Effects of Tai Chi on beta endorphin and inflammatory markers in older adults with chronic pain: an exploratory study

Abstract

The purpose of this exploratory study was to examine the effects of Tai Chi on blood levels of beta endorphin (β-endorphin) and inflammatory markers in older adults with chronic pain. Forty community-dwelling older adults with chronic pain were randomized to Tai Chi or light physical exercise, and each offered twice weekly for 12 weeks. Following the 12-week intervention, neither Tai Chi nor light physical exercise changed levels of β-endorphin and inflammatory markers. However, in older adults who completed 70% or more classes, Tai Chi significantly lowered levels of β-endorphin (p < 0.05), whereas light physical exercise did not change levels of β-endorphin. The results suggest that Tai Chi may reduce levels of β-endorphin in older adults with chronic pain. Future studies are needed to better understand the role of the opioid analgesic system and immune system in regulating pain with aging and the long-term effects of Tai Chi on pain-related biomarkers.

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Funding

This work was supported by the National Institutes of Health (R21 AG043883).

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Correspondence to Tongjian You.

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The authors declare no conflicts of interest.

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The study protocols and consent procedures were approved by the University of Massachusetts Boston Institutional Review Board.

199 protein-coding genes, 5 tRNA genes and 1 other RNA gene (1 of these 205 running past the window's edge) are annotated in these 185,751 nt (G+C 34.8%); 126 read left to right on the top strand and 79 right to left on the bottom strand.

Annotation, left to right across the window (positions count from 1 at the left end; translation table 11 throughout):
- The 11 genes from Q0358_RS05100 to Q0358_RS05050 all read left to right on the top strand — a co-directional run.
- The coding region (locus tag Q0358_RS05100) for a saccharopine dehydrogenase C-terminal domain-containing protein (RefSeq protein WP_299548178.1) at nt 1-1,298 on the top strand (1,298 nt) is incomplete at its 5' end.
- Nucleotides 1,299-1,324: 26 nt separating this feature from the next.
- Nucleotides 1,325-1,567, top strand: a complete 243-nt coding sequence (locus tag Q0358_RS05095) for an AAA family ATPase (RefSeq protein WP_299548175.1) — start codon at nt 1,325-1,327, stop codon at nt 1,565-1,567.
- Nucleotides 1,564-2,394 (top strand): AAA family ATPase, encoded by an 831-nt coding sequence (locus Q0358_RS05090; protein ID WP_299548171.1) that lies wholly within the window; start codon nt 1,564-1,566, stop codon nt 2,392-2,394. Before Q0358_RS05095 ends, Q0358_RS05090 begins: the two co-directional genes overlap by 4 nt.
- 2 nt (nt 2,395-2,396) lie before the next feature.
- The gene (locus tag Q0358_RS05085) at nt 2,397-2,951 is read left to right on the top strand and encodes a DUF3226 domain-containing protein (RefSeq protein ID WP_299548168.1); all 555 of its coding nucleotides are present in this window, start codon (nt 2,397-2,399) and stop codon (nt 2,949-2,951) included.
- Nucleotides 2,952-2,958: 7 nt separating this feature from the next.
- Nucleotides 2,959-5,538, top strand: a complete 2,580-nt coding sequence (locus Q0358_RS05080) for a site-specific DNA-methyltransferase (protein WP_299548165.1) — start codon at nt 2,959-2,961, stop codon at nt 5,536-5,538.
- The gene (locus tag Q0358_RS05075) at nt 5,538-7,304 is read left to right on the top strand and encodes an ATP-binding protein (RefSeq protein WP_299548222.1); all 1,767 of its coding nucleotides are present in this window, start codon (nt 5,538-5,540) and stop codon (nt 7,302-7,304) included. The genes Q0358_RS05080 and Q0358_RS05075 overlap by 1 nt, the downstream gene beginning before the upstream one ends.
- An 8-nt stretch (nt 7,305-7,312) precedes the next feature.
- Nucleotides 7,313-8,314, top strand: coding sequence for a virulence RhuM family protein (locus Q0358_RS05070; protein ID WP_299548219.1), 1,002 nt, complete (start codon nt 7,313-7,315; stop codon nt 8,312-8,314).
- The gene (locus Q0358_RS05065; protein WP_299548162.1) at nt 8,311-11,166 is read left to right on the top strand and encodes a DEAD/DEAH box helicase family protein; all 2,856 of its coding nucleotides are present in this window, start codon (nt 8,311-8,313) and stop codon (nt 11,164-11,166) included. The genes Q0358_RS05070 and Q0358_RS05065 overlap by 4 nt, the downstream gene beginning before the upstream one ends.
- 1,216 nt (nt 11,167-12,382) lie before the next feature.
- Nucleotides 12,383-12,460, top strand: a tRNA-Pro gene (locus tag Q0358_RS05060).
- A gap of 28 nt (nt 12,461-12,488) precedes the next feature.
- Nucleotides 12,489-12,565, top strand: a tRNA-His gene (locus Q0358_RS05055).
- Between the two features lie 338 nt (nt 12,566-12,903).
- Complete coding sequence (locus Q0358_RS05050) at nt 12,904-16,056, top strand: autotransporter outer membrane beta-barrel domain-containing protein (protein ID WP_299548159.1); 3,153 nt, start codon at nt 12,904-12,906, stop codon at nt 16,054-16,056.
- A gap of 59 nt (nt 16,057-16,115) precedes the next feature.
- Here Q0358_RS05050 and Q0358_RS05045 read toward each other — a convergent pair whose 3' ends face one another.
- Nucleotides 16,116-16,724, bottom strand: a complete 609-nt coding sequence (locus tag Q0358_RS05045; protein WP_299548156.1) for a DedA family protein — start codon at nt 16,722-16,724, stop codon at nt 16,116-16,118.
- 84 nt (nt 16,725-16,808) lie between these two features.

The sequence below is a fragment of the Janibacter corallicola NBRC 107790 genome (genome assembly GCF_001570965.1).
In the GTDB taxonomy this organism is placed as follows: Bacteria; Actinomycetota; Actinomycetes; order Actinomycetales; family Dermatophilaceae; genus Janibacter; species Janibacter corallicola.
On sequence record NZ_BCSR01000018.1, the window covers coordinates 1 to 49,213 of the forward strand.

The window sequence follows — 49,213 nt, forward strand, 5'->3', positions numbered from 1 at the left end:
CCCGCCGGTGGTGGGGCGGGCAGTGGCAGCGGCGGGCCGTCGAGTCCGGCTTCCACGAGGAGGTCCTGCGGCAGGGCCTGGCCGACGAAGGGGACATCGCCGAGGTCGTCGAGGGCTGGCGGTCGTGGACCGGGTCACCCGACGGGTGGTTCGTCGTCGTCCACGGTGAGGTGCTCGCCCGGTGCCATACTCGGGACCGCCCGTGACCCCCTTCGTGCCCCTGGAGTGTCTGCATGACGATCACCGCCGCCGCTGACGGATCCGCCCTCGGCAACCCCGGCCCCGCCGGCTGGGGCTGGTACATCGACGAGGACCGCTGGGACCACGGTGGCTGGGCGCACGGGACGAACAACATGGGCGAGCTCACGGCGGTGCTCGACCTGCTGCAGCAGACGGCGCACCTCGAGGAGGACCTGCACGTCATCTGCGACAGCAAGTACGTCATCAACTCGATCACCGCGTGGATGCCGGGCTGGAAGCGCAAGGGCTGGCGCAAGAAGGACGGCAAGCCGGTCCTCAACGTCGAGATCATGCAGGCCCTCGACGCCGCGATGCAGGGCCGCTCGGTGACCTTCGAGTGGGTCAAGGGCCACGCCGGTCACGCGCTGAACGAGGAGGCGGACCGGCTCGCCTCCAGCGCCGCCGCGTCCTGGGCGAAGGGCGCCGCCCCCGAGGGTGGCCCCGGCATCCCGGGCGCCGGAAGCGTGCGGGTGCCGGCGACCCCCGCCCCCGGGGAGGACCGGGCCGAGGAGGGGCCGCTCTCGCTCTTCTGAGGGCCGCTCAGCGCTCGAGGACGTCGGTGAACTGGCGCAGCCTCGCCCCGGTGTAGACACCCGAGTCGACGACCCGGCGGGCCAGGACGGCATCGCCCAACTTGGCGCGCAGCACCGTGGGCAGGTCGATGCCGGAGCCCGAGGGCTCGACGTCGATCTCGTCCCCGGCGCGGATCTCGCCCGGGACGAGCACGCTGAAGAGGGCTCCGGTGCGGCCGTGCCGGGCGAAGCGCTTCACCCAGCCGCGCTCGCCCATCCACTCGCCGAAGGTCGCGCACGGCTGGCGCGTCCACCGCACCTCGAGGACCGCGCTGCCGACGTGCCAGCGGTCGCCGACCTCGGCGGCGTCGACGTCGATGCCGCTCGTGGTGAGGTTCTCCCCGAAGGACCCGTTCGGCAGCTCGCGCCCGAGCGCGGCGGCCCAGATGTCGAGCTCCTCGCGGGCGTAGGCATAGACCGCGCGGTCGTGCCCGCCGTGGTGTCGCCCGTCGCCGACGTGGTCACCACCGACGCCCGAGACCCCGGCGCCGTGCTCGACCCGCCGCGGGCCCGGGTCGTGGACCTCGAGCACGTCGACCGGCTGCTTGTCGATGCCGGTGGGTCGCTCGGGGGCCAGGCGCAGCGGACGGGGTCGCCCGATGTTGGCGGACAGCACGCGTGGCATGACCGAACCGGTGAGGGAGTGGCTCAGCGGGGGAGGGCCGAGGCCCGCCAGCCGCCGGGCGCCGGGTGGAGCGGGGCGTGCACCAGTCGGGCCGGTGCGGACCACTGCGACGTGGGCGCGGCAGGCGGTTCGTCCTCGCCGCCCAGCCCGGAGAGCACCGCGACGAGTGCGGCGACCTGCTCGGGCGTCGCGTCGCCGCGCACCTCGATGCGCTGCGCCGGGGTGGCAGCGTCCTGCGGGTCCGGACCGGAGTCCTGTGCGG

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All procedures performed in studies involving human participants were in accordance with the ethical standards of the institutional and/or national research committee and with the 1964 Helsinki Declaration and its later amendments or comparable ethical standards.

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Informed consent was obtained from all individual participants included in the study.

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You, T., Ogawa, E.F., Thapa, S. et al. Effects of Tai Chi on beta endorphin and inflammatory markers in older adults with chronic pain: an exploratory study. Aging Clin Exp Res 32, 1389–1392 (2020). https://doi.org/10.1007/s40520-019-01316-1

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Keywords

  • Tai Chi
  • Chronic pain
  • Older adults
  • Beta endorphin
  • Inflammation